Today’s ‘Timeline Tuesday’ takes us through the 1930s – sugar production peaks, Pan-Am Clipper service begins, Hickam Airfield is constructed, ‘Aloha Shirt’ is trademarked and Doris Duke builds Shangri La. We look at what was happening in Hawai‘i during this time period and what else was happening around the rest of the world.
A little over 100-years after it started, its buildings were almost refurbished and saved from demolition … to serve as a headquarters and factory for Crazy Shirts Hawaiʻi. For nearly 50 years the mill and refinery buildings were surrounded by thousands of acres of sugar cane fields with linkages by railroad to other mills and […]
As a means of solidifying a site in the central Pacific, the US negotiated an amendment to the Treaty of Reciprocity in 1887. King Kalākaua in his speech before the opening session of the 1887 Hawaiian Legislature stated (November 3, 1887:) “I take great pleasure in informing you that the Treaty of Reciprocity with the […]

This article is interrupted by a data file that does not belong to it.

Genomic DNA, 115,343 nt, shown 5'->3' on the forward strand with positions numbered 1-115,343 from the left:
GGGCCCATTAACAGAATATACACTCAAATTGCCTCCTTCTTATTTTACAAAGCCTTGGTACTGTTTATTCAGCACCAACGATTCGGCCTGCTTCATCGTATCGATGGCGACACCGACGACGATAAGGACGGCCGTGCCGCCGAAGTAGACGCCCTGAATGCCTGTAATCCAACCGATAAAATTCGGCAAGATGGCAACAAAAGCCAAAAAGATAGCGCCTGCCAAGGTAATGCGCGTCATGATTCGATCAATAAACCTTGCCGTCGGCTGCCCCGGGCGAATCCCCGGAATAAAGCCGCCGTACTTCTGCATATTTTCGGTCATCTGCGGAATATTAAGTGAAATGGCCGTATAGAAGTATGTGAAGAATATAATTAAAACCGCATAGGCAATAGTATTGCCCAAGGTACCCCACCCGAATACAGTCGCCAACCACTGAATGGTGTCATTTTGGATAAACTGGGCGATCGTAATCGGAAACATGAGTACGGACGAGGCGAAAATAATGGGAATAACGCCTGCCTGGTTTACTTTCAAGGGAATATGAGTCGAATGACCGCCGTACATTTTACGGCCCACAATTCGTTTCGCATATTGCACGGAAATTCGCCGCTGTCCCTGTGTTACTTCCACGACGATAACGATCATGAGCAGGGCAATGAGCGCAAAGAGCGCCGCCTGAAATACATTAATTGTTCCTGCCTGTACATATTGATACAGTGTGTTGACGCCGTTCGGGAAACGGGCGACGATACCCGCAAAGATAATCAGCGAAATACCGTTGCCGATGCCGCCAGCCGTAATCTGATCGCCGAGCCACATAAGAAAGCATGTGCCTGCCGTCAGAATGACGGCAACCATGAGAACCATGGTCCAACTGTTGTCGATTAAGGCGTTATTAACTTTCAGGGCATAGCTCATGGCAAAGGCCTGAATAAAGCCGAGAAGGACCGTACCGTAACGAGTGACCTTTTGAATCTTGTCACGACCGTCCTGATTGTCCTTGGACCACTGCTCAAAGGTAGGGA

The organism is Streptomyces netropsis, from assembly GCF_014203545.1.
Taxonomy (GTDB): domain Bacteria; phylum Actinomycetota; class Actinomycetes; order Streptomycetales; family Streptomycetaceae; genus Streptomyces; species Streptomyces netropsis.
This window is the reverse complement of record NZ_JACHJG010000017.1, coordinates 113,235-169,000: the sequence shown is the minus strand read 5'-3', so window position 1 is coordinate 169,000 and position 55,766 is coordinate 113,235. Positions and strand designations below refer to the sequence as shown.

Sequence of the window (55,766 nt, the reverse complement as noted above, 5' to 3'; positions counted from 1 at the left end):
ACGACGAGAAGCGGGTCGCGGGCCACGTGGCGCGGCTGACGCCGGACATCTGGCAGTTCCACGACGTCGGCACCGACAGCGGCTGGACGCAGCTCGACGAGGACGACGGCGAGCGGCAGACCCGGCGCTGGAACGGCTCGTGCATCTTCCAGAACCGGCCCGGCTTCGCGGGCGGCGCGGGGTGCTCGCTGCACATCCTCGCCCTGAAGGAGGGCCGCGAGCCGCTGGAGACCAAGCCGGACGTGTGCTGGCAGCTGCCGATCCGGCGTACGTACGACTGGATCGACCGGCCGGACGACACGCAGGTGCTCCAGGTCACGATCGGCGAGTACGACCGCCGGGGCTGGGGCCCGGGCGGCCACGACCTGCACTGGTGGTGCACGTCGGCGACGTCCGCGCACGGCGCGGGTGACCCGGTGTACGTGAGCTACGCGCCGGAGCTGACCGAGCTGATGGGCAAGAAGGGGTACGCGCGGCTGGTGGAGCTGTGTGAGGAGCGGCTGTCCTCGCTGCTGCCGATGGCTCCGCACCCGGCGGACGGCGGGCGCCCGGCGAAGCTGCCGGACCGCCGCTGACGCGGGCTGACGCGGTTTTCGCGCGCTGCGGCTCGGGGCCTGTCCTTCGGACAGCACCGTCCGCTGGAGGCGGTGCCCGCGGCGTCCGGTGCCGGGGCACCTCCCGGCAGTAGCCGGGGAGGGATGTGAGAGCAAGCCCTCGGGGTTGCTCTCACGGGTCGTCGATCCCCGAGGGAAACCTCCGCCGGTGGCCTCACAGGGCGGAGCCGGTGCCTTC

While there is no good place to crash land an airplane, in 1941 the crew of the Army’s B-18 Bolo (serial number 36-446, constructors number 1747) found what was described as the “worst place.” Prior to September 18, 1947 (the time the US Air Force was formed,) military aviation was conducted by the Army or […]
John Rodgers, Commanding Officer of the Naval Air Station at Pearl Harbor from 1923 to 1925, left to command the Navy’s historical flight between the West Coast and Hawaiʻi. On August 31, 1925, Rodgers and his crew left San Francisco to attempt the first flight across the Pacific Ocean from the Mainland US to Hawaiʻi. […]